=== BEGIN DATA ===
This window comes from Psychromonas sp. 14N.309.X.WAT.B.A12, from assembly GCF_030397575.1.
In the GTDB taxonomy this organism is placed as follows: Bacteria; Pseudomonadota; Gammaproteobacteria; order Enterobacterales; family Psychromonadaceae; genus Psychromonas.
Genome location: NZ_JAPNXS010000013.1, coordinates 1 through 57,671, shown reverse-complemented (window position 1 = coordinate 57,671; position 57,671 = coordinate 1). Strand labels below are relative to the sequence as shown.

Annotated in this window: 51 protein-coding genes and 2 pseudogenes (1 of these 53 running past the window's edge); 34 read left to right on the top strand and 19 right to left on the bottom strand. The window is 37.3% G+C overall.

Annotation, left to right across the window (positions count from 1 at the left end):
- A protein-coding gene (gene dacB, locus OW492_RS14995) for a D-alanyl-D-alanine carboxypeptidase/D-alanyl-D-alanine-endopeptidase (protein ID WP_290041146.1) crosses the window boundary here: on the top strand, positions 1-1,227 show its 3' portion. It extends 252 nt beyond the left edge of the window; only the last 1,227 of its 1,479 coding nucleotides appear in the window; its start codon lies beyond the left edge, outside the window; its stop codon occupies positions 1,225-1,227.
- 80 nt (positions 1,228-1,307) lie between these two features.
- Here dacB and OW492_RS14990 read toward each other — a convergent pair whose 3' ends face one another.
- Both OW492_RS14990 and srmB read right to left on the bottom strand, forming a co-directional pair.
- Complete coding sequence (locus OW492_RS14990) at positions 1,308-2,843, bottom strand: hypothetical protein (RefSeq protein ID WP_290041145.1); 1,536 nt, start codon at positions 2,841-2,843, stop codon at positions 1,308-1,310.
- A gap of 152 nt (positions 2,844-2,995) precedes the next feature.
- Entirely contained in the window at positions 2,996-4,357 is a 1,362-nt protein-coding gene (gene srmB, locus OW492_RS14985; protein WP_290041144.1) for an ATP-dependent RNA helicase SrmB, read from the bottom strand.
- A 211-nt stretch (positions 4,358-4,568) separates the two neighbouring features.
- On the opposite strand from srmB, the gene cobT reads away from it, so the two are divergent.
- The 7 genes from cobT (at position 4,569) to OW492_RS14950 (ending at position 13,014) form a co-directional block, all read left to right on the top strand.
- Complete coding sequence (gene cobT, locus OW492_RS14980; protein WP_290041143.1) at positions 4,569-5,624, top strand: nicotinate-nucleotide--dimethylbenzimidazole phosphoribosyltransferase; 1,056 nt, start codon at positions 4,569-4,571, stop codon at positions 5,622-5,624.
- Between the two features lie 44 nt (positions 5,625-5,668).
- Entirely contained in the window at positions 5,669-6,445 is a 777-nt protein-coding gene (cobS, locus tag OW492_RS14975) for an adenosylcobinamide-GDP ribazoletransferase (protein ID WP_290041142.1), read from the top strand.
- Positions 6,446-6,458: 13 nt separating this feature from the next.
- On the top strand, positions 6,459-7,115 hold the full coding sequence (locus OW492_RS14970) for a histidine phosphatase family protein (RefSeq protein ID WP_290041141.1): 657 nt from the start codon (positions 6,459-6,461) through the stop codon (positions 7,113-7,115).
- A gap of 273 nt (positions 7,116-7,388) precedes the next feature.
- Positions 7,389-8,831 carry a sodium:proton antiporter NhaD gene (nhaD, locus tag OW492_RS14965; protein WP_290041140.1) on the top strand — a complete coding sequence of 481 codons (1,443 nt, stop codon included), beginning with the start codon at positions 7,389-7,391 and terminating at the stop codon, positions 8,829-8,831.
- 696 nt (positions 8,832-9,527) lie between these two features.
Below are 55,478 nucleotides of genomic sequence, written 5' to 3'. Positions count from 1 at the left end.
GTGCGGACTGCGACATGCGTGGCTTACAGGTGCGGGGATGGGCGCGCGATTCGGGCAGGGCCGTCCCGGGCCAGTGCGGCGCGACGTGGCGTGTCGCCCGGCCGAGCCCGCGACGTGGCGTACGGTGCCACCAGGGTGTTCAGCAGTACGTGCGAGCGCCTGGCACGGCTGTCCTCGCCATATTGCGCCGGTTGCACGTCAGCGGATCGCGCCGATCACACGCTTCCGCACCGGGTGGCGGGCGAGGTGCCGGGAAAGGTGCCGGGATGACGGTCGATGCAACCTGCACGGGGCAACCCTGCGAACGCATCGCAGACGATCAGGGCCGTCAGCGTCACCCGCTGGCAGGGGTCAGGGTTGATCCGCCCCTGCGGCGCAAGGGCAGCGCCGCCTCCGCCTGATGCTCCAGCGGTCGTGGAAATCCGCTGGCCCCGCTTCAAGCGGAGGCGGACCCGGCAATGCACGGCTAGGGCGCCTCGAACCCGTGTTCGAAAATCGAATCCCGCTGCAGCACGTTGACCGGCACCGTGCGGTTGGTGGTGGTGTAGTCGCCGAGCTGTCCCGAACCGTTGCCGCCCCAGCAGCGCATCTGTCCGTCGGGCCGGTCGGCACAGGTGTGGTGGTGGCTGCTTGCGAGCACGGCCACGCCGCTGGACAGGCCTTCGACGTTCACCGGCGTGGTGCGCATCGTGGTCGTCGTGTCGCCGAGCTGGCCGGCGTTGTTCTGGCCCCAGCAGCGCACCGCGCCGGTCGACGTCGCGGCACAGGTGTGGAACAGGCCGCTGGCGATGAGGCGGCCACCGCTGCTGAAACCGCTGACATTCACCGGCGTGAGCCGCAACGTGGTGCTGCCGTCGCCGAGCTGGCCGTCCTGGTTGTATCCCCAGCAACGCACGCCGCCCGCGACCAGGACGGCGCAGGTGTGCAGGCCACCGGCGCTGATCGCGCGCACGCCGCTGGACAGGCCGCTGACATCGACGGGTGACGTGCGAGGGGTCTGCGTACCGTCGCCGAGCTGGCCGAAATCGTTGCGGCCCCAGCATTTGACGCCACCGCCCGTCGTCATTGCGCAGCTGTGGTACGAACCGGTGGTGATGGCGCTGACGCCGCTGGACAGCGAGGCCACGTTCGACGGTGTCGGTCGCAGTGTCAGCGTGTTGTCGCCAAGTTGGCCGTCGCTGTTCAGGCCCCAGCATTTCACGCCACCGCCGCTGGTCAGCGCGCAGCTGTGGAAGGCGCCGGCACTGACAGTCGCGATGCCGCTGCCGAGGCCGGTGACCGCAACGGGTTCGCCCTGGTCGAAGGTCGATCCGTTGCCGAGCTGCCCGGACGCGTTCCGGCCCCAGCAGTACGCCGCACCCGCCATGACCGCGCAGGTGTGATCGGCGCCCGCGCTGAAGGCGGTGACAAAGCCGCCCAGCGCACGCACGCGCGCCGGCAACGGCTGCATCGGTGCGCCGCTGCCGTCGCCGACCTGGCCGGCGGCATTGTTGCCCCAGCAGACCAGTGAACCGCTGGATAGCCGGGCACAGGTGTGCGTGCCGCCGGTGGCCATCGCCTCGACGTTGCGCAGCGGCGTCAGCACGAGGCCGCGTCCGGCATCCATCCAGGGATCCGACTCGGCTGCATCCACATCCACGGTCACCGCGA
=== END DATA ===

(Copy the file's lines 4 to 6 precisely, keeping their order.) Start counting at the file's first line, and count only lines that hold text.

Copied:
Annotated in this window: 51 protein-coding genes and 2 pseudogenes (1 of these 53 running past the window's edge); 34 read left to right on the top strand and 19 right to left on the bottom strand. The window is 37.3% G+C overall.

Annotation, left to right across the window (positions count from 1 at the left end):
- A protein-coding gene (gene dacB, locus OW492_RS14995) for a D-alanyl-D-alanine carboxypeptidase/D-alanyl-D-alanine-endopeptidase (protein ID WP_290041146.1) crosses the window boundary here: on the top strand, positions 1-1,227 show its 3' portion. It extends 252 nt beyond the left edge of the window; only the last 1,227 of its 1,479 coding nucleotides appear in the window; its start codon lies beyond the left edge, outside the window; its stop codon occupies positions 1,225-1,227.